UPDATE: DEC. 3, 2010, 4:41 P.M. Harmer made the call to McNerney about an hour ago, where he officially conceded and congratulated McNerney.
As it turns out, unsuccessful 11th Congressional District GOP nominee David Harmer isn’t missing. He was moving. Literally.
The lease on his San Ramon house expired Nov. 30, and he and his wife, Elayne, and their four kids, have been packing, moving and unpacking their new household. They didn’t go far; just a mile away to another house in Windemere, one that will allow his children to stay in their current schools.
But no, Harmer isn’t ready to concede even though he characterized his chances of overturning Democratic Rep. Jerry McNerney’s victory as a miracle comparable to that of the parting of the Red Sea. (Read my full news story here.)
Prior to making that concession call to McNerney or issuing a statement, his skeletal remaining campaign staff wants to review the precinct-level voting data from Contra Costa County. Harmer says they are looking for irregularities that might indicate a problem, such as wildly out-of-whack results.
If they find major problems, they could request a recount or seek intervention from the House of Representatives, which could overrule the local election results. (The last time that happened was in the 1980s in an Indiana congressional race.)
“We haven’t been itching to contest the results, no one enjoys that,” Harmer said during a telephone call this morning. “What we have wanted to do is to understand what happened, and to the extent there are any questions about the accuracy or legitimacy of the process, we want to address those in a responsible way so that questions don’t linger into the future. It is for the benefit of all the participants.”
What are Harmer’s immediate plans?
Get a job and lose the 20 pounds he gained the on the campaign trail, he says.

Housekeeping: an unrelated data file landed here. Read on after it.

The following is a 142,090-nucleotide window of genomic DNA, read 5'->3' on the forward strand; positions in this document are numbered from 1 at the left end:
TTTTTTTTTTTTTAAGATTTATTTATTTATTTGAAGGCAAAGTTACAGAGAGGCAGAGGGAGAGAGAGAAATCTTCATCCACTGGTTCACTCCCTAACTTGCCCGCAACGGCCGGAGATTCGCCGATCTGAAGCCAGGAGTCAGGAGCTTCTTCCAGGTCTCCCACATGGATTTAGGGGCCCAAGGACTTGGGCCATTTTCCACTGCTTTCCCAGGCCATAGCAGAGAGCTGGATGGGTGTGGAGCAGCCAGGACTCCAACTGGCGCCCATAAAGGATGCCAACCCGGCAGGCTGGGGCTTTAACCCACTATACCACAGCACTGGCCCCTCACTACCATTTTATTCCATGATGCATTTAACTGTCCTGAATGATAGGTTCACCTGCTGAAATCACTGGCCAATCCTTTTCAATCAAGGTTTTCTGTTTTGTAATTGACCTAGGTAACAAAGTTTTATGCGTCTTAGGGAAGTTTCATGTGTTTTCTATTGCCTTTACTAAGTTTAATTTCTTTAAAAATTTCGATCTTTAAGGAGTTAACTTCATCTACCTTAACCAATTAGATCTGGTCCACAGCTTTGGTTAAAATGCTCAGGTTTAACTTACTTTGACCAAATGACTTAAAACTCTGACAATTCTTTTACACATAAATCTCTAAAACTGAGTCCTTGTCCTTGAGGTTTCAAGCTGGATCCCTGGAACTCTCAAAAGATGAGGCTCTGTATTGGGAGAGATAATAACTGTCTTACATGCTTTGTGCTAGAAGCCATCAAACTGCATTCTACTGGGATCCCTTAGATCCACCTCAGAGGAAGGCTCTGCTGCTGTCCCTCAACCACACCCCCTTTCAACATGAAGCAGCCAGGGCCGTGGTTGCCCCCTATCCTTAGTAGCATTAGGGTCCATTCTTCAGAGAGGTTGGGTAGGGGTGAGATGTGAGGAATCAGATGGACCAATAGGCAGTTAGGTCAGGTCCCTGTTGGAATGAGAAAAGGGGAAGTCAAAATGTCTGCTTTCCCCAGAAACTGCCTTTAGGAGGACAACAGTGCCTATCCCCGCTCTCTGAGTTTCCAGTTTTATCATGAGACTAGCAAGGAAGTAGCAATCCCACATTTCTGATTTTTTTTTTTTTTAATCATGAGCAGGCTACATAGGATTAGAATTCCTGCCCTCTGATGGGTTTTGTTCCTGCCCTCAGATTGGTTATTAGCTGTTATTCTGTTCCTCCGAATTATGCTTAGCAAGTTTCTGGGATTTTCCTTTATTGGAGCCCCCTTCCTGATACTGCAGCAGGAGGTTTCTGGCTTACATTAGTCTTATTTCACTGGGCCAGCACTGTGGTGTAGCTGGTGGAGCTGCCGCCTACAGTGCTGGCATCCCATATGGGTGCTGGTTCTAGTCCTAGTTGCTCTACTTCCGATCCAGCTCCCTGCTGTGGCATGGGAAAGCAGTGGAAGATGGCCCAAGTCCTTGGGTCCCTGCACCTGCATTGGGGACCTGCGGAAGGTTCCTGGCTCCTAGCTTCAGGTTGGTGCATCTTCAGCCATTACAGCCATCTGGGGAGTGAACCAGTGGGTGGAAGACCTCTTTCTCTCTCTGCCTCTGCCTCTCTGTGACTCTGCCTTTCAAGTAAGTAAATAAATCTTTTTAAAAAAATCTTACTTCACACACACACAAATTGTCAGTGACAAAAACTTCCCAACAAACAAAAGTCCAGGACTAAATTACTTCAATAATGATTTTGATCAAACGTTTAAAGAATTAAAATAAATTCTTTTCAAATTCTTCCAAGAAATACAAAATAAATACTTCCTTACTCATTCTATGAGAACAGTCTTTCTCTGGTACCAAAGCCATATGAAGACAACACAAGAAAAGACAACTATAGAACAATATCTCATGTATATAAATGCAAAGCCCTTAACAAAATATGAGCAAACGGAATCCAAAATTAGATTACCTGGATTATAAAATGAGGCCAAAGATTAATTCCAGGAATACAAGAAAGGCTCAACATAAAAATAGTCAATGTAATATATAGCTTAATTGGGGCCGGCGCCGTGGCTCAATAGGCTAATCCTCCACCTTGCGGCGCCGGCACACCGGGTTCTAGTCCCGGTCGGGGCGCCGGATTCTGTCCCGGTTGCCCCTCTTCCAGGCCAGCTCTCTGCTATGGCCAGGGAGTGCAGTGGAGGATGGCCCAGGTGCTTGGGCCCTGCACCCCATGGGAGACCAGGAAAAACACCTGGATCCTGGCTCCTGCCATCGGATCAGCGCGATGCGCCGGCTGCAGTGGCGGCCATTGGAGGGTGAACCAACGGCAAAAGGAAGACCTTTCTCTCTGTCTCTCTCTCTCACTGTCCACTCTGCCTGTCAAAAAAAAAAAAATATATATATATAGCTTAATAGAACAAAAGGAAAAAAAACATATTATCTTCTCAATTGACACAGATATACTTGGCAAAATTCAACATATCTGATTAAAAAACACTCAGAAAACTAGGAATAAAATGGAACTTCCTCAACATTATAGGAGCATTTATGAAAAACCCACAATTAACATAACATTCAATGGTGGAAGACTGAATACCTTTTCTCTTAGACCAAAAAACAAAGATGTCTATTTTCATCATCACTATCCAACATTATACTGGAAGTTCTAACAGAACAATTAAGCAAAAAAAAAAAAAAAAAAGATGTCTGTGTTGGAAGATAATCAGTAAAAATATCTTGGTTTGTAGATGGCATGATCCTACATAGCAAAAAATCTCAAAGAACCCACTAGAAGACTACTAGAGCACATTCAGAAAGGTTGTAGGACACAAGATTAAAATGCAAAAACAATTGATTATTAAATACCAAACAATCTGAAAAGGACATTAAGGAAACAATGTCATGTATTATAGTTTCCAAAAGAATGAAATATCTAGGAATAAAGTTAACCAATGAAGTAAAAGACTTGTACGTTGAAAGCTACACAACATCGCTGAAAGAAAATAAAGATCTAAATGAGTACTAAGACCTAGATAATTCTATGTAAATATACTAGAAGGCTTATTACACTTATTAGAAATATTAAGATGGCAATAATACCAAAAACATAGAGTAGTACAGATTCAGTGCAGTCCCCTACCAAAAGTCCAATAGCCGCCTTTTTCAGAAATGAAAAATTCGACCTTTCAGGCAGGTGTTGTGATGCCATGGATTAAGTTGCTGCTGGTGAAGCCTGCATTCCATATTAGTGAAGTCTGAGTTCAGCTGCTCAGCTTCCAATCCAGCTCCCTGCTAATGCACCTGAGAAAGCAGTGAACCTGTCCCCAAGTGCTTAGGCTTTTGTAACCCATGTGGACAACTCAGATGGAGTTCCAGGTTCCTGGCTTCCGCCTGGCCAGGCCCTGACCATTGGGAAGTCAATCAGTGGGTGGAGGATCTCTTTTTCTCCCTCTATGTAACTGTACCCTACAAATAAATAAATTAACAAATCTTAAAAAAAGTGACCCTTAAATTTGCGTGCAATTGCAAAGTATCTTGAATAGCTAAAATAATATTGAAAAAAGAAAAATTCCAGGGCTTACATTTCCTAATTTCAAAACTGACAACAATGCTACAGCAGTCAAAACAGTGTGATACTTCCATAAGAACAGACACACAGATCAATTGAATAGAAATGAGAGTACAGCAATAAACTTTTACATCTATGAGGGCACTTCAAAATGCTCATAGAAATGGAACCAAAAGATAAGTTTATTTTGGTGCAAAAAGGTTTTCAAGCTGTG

The attorney has been campaigning full-time for the past 1 1/2 years, and the family savings account has dwindled, he says.
“I think you asked me at some point earlier in the campaign what I would do if I lost, and I said that the Harmer family would be grateful for the chance to serve but if we lost, the Harmer family would be grateful to return to normal life,” Harmer said. “That’s still true.”
He says he has no plans to run for public office again, although one “never says never.”
Harmer has run for Congress three times; in Utah in 1996, the 10th District in California in 2009 and the 11th District, where he lost by 1.1 percentage points.
“My feeling is that if we couldn’t do it this year, when could we do it?” Harmer said. “We were running during a predicted Republican wave and we couldn’t have had a better campaign operation. It’ s hard to imagine doing better.”
The toughest part about the outcome, Harmer says, has been dealing with not only his own disappointment but that of his family and supporters. They invested a great deal of time, emotion and money into his candidacy.
“It’s hard not to feel as though you let people down,” Harmer said. “But disappointment is different than regret. You never regret playing the game just because you lost.”
As for speculation about the financial state of his campaign, Harmer says the final numbers will show a modest surplus. He may even refund a portion of contributions made to his campaign after Election Day.